The ordering of members in an archive can make a difference in how programs are linked using the library, if a symbol is defined in more than one member.If no modifiers are used with
"m", any members you name in the member arguments are moved to the end of the archive; you can use the a, b, or i modifiers to move them to a specified place instead.
If you specify no member arguments, all the files in the archive are printed.
The modifiers a, b, and i do not affect this operation; new members are always placed at the end of the archive.
The modifier v makes ar list each file as it is appended.
Since the point of this operation is speed, implementations of ar have the option of not updating the archive's symbol table if one exists. Too many different systems however assume that symbol tables are always up-to-date, so GNU ar will rebuild the table even with a quick append.
Note - GNU ar treats the command qs as a synonym for r - replacing already existing files in the archive and appending new ones at the end.
If one of the files named in member... does not exist, ar displays an error message, and leaves undisturbed any existing members of the archive matching that name.
By default, new members are added at the end of the file; but you may use one of the modifiers a, b, or i to request placement relative to some existing member.
The modifier v used with this operation elicits a line of output for each file inserted, along with one of the letters a or r to indicate whether the file was appended (no old member deleted) or replaced.
If you do not specify a member, all files in the archive are listed.
If there is more than one file with the same name (say, fie) in an archive (say b.a), ar t b.a fie lists only the first instance; to see them all, you must ask for a complete listing---in our example, ar t b.a.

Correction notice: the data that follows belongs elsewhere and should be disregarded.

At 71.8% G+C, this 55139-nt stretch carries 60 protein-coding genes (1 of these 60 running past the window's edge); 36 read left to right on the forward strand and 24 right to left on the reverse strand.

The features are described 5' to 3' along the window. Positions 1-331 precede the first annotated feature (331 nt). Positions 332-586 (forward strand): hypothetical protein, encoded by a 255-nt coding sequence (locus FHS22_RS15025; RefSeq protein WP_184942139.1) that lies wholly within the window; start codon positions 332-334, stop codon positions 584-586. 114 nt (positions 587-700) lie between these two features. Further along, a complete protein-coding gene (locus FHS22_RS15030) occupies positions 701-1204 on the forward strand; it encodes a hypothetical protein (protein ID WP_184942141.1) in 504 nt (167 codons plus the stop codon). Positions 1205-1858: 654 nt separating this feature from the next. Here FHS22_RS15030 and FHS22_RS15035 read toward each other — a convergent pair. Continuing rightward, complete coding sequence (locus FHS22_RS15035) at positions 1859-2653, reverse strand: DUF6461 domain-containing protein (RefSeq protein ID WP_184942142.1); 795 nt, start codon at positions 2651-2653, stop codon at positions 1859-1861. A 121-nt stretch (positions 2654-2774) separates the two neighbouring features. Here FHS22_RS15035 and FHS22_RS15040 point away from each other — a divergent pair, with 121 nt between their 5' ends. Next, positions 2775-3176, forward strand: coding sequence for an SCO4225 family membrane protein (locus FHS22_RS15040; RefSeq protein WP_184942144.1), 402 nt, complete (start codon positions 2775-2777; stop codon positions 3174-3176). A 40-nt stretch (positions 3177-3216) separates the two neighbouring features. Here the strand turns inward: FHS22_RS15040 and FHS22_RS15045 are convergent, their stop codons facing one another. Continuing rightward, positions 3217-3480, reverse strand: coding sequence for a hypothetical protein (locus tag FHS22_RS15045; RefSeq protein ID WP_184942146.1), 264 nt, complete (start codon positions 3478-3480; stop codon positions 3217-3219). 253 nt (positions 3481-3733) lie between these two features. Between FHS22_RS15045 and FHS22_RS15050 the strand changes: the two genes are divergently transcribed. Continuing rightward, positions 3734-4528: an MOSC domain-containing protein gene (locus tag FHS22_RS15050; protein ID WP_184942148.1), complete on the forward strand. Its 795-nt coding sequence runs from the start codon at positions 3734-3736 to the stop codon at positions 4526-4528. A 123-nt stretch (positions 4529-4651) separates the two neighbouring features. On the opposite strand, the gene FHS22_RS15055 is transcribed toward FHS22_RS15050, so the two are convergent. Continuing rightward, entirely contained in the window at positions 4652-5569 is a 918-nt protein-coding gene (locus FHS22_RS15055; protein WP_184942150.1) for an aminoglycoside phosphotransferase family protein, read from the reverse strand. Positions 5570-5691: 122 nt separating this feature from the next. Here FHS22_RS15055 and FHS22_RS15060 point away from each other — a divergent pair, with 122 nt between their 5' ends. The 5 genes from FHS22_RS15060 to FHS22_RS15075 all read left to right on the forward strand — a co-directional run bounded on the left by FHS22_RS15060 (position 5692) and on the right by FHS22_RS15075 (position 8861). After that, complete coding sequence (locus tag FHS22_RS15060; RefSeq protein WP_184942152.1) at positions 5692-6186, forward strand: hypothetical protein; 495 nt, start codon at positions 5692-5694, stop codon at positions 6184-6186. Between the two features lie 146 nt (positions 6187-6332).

If you do not specify a member, all files in the archive are extracted.
Files cannot be extracted from a thin archive.
A number of modifiers (mod) may immediately follow the p keyletter, to specify variations on an operation's behavior:
If binutils was configured with --enable-deterministic-archives, then this mode is on by default. It can be disabled with the U modifier, below.
This is the default unless binutils was configured with --enable-deterministic-archives.
ar ignores an initial option spelt -X32_64, for compatibility with AIX. The behaviour produced by this option is the default for GNU ar. ar does not support any of the other -X options; in particular, it does not support -X32 which is the default for AIX ar.
The optional command line switch --plugin name causes ar to load the plugin called name which adds support for more file formats. This option is only available if the toolchain has been built with plugin support enabled.
The optional command line switch --target bfdname specifies that the archive members are in an object code format different from your system's default format. See
Options in file are separated by whitespace. A whitespace character may be included in an option by surrounding the entire option in either single or double quotes. Any character (including a backslash) may be included by prefixing the character to be included with a backslash. The file may itself contain additional @file options; any such options will be processed recursively.